Yet, on the other end of the spectrum, I’ve also been in conversations where it is based on mono-syllabic responses. These conversations would either fade off or turn into a monologue. At this juncture, I couldn’t help but reminisce about the moments I’ve had with great conversationalists.
Having experienced two very contrasting types of conversational settings, I thought to myself: “Why are some people better at holding conversations than others?” …
I’ve never considered myself a talented writer. I don’t have a degree in writing, nor am I an editor by profession for the New York Times.
Ever since I’ve taken my passion for writing to Medium, I’d like to think that I’m an experimentalist who embodies the philosophy of learning as I write.
Perhaps the most common writing mantra we’re familiar with is to write every day. While that advice keeps me disciplined in consistently producing content, my brain often gets to the point of oversaturation, resulting in my articles being variations of the same theme.
Instead, I turn to my favorite writers for advice. Though they are counter-intuitive, I was surprised at how well it worked out well for me. …
Here’s a thought experiment: It’s the year 0. You open your eyes and find yourself in a white, windowless room constructed with an abysmal ceiling and walls.
A metre across from you stands a silver metallic podium with a digital tablet attached to it. Guided by your curiosity, you walk towards it intending to uncover the reasons for your diminished circumstances.
“Welcome, player 1,” a robotic voice emits from the tablet after you tap the screen. …
If you had to pick a favourite movie of yours — one that remains etched in your memory throughout the years— what would it be?
For me, Pixar’s Ratatouille is a film I hold dear to my heart even till this day. It not only teaches us that sky’s the limit, but it also has a great story structure that strikes a chord with almost anyone.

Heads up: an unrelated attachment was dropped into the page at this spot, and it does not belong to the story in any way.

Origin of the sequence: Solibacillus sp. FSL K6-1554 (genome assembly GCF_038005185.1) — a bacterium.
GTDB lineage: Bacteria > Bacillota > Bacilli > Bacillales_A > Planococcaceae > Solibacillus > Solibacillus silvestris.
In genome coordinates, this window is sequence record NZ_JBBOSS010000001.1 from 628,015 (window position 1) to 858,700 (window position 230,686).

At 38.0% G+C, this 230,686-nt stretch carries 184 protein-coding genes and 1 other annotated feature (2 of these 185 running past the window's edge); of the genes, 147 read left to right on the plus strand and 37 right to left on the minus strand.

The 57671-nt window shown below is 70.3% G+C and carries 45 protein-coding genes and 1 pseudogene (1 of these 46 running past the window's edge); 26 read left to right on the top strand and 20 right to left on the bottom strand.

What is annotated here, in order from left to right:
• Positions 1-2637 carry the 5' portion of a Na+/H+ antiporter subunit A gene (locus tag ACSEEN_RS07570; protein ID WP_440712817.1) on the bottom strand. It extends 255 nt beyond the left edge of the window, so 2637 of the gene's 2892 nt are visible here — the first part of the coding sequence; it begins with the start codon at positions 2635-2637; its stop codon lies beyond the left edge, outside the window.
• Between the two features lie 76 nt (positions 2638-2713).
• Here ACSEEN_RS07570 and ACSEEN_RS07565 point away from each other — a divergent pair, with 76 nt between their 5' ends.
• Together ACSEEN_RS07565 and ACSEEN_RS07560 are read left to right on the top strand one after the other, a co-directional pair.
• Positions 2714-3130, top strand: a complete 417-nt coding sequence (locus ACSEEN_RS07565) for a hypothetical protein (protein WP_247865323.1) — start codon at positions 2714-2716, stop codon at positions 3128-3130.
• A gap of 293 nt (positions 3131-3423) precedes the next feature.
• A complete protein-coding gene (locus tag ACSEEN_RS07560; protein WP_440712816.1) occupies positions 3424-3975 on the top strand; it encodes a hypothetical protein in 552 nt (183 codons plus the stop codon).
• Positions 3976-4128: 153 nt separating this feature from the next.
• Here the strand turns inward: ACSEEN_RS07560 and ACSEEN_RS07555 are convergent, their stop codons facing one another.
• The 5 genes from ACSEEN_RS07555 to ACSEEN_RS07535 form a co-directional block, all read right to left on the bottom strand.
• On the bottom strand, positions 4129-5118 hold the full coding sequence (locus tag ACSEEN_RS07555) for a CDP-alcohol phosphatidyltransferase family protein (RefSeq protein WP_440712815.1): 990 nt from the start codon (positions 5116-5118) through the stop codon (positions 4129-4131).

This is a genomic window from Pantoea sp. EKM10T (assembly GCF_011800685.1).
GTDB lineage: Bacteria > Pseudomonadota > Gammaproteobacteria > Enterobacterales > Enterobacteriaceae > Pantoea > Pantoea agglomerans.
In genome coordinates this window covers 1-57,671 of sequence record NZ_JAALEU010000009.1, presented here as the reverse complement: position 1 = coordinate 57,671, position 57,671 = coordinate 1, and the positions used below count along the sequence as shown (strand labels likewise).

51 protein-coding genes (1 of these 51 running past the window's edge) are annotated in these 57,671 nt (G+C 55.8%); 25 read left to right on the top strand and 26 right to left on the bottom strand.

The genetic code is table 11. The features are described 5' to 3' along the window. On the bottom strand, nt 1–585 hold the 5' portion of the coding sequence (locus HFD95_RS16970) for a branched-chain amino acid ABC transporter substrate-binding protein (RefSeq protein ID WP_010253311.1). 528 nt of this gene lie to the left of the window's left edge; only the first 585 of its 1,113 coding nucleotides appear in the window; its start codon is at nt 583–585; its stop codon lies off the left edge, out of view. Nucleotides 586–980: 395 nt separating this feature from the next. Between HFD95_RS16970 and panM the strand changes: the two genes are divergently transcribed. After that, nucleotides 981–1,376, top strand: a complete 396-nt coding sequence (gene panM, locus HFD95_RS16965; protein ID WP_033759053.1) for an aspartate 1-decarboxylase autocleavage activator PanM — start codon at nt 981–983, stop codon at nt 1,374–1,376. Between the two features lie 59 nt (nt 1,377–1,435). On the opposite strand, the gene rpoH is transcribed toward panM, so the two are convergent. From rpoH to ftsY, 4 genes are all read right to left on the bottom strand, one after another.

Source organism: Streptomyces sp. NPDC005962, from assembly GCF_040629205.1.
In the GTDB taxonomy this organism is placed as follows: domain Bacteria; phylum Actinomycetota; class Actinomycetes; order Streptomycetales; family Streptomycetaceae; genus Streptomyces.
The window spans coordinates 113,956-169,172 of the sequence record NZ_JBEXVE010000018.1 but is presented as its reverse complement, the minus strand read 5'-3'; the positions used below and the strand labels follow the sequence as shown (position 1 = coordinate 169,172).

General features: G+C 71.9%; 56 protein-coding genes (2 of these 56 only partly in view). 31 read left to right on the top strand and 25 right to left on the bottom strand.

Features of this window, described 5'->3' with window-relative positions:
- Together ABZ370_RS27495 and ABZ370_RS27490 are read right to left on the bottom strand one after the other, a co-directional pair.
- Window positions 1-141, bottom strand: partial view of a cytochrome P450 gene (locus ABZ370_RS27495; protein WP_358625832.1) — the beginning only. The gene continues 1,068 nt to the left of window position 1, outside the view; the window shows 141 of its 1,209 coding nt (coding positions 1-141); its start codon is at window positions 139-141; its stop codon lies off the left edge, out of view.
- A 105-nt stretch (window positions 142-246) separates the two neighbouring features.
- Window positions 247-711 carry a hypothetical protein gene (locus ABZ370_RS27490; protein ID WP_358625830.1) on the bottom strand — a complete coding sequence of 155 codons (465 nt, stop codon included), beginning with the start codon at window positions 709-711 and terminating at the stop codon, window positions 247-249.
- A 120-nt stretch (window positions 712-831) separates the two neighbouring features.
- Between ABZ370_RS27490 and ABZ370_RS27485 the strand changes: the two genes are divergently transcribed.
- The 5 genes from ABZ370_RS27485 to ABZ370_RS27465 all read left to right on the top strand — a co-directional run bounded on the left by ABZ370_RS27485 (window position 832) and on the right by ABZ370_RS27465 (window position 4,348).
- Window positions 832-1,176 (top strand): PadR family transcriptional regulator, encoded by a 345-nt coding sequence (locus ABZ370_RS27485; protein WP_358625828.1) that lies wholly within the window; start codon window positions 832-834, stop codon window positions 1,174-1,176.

If we look at the list of movies Pixar produced, it’s an award-winning film one after the other. Finding Nemo, Toy Story, Monster Inc, Incredibles, and the like are no strangers to us. …
It was a lazy Monday afternoon. My friend Amy, and I visited Starbucks to catch up on an assigned project that was due tomorrow. Two cups of lattes sat atop our table with our laptops opened in front of us.
“Oh my god. This is driving me nuts. He was supposed to do the first-half segment of the project, and yet not a single thing has been done!” ranted Amy about one of our teammates.
“Do you remember he volunteered to complete the part on financial analysis too? Yep, he copied and pasted data without giving further explanations about it. Who couldn’t do that? …
“How to know your life purpose in 5 minutes.”
“How (and Why) to Find Your Life’s Purpose.”
“Your life has a purpose…”
These titles incidentally landed on my YouTube’s recommended page. Was it a sign that I should stop wasting my time on the Internet and do something meaningful — like most 20-something entrepreneurs who’ve made millions — or was it a calling for me to take a one-way ticket to Great Canyon and figure out my life’s purpose in solitude?
Regardless, I found the video titles to be cliche because they’re arbitrary.
If life “manuals” were readily available — one that details the do’s and don’ts, the people you should keep or drop, the age you’re about to die, and if everything you’re doing now is going to pay off — we will live life not having a single worry. …